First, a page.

Today I had my six-month follow-up visit with my surgeon, and he told me exactly what I wanted to hear: Since no cancer cells have shown up on my three-month or six-month scans, he is confident that (1) he removed all of the cancer cells during my surgery last November; and (2) there are no stray cancer cells anywhere else in my body.

He agrees with my neurologist that scheduling nine-month and one-year scans is a good idea, but he said he is officially diagnosing me as cancer-free. Oh, happy day!

Since her fall on April 25, Mutzie’s condition has improved noticeably each day, and she is now in a rehabilitation center. The blood clot has dissolved and her face is healing very well. She walks on her own, but still has difficulty swallowing because her facial bones are not completely healed. She speaks clearly and seems to remember everything, although the memories are sometimes jumbled as a result of her concussion. She recognizes friends and family, but doesn’t always remember their names. It is expected that Mutzie will remain in the rehabilitation center for 90 days, after which she will be evaluated for future care. At this point, it seems very likely that she will be able to move to an assisted living facility at that time, rather than to a nursing home.

Yesterday, on our way home from Colorado, Ted and I stopped in Grand Island, NE to visit with Mutzie and to see her miracle aura in person. We joined a group of her visitors and enjoyed our time with her. She didn’t call Ted by name, but told the nurse all day that her “little brother” would be coming. (Ted is five years younger than Mutzie.) When Mutzie became tired, we left and enjoyed dinner with Lisa and her husband, Doug. This morning, we stopped in again for a short visit with Mutzie before leaving for home, and we had another nice conversation with her.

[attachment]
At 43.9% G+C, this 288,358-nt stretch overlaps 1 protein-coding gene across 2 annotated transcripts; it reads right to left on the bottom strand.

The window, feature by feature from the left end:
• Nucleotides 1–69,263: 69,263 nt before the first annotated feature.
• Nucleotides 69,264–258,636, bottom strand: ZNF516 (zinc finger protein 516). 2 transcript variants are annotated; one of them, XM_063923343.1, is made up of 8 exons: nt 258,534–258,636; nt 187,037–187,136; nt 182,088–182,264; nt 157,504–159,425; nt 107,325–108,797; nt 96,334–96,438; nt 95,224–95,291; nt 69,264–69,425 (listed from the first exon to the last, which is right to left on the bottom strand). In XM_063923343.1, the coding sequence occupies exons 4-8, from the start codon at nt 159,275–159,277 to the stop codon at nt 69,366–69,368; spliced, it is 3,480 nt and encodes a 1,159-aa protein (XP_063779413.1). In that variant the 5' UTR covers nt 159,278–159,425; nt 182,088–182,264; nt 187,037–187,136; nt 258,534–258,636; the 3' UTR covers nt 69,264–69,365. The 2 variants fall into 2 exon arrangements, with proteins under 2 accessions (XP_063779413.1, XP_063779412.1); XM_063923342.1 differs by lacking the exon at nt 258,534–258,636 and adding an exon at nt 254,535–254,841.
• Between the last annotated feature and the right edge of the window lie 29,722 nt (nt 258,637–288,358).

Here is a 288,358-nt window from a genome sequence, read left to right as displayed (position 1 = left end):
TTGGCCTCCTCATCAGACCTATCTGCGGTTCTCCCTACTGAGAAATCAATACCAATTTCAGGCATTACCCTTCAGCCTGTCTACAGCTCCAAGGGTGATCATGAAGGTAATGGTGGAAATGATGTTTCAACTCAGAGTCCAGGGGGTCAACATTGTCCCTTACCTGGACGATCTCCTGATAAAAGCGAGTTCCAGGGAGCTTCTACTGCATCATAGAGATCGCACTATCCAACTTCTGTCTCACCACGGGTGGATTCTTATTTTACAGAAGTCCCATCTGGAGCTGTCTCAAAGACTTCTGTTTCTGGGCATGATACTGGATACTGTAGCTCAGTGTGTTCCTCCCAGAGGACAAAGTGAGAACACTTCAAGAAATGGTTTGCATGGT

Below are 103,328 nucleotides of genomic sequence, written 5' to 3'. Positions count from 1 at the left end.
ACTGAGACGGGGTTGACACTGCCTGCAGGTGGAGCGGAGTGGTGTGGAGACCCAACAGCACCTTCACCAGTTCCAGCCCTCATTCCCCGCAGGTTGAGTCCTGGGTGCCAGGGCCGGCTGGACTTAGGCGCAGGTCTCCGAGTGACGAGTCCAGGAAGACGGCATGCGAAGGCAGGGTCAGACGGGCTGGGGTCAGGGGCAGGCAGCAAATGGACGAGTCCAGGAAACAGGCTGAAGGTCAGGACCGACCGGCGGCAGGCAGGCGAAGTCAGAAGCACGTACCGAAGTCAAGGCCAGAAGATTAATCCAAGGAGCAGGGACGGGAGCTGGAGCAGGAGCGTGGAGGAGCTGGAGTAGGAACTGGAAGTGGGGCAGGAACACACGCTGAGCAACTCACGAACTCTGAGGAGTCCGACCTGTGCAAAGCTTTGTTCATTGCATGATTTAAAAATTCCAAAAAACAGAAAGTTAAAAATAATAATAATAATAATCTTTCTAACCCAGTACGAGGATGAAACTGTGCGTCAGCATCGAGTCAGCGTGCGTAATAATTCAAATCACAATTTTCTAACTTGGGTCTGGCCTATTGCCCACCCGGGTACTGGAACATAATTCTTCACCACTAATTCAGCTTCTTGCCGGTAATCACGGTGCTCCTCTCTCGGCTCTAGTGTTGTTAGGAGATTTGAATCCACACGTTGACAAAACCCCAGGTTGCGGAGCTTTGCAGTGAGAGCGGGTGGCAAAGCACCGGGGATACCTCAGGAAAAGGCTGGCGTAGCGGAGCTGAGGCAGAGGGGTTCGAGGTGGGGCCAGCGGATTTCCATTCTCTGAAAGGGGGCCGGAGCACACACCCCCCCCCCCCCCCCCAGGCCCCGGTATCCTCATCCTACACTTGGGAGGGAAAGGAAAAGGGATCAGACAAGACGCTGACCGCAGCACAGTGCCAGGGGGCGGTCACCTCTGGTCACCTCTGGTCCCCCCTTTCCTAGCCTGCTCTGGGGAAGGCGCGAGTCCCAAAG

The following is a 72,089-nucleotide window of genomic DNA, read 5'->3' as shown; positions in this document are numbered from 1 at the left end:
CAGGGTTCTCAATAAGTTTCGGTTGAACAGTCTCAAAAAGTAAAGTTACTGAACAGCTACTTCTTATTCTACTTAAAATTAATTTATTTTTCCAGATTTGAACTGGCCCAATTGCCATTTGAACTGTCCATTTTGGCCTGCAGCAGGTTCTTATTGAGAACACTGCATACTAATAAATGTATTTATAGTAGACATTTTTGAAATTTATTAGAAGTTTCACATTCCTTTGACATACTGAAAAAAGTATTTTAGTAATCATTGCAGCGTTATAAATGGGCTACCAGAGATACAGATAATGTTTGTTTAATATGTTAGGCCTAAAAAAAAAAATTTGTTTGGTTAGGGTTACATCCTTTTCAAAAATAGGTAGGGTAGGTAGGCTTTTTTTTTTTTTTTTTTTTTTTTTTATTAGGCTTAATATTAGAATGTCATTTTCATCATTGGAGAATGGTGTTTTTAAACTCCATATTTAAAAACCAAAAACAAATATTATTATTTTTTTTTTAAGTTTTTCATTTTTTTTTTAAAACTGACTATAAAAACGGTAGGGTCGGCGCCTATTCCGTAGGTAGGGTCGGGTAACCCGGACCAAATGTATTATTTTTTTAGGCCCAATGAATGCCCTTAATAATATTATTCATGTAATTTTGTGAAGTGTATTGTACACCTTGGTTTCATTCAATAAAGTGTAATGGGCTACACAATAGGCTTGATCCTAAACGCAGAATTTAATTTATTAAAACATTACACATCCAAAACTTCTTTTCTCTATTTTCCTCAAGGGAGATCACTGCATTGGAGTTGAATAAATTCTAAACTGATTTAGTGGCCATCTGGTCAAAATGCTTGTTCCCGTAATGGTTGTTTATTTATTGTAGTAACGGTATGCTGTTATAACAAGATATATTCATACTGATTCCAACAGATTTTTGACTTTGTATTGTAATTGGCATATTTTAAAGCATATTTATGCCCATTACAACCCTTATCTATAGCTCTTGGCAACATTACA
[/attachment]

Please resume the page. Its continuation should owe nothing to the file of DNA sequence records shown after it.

Her miracle aura is still working.

Visiting in Mutzie’s room after dinner. Mutzie and Ted are facing the camera; Lisa, Doug, Glenn, and Anita (a church friend) are facing Mutzie.
Mutzie, aka Miracle Woman, and her little brother, Ted.

As always, Ted and I enjoyed our time with Jeff’s family in Longmont, CO. Friday night, we joined Zaque at his pre-graduation party; Saturday morning, we attended Zaque’s graduation; and Saturday evening, Ted and I took the family out to eat to celebrate Zaque’s graduation and Jeff’s retirement.

Although he has a few more details to wrap up at the office, within a few days, Jeff will leave the U.S. work force and will qualify for the “not seeking employment” checkbox on the Department of Labor forms. He and La have bought a house in Flathead Lake, MT and plan to move there in September. They are looking forward to the move, but will be very busy in the next few months preparing their current house for sale, traveling with their family, and taking care of other details before heading to Montana.

Meanwhile, still in Longmont, we went to church together on Sunday morning and had the privilege of hearing some of the graduates, including Zaque, speak to the congregation. The students’ talks were very interesting, and addressed topics related to going forward in their lives now that they have finished high school.